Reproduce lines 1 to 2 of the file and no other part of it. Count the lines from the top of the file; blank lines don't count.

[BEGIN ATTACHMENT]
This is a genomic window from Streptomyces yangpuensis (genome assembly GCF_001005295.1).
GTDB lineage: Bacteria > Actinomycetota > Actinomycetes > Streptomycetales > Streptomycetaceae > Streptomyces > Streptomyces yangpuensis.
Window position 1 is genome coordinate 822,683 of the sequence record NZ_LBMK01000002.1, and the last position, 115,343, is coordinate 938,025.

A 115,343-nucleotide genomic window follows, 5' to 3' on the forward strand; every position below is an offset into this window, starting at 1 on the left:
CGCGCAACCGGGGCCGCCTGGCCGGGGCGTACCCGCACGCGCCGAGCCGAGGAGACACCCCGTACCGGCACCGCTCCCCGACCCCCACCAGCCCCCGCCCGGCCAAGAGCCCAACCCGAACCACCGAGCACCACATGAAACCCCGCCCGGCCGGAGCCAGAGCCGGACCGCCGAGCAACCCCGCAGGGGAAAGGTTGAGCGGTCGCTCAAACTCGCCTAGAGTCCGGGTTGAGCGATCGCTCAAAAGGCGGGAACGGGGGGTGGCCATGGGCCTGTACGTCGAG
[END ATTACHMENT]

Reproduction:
This is a genomic window from Streptomyces yangpuensis (genome assembly GCF_001005295.1).
GTDB lineage: Bacteria > Actinomycetota > Actinomycetes > Streptomycetales > Streptomycetaceae > Streptomyces > Streptomyces yangpuensis.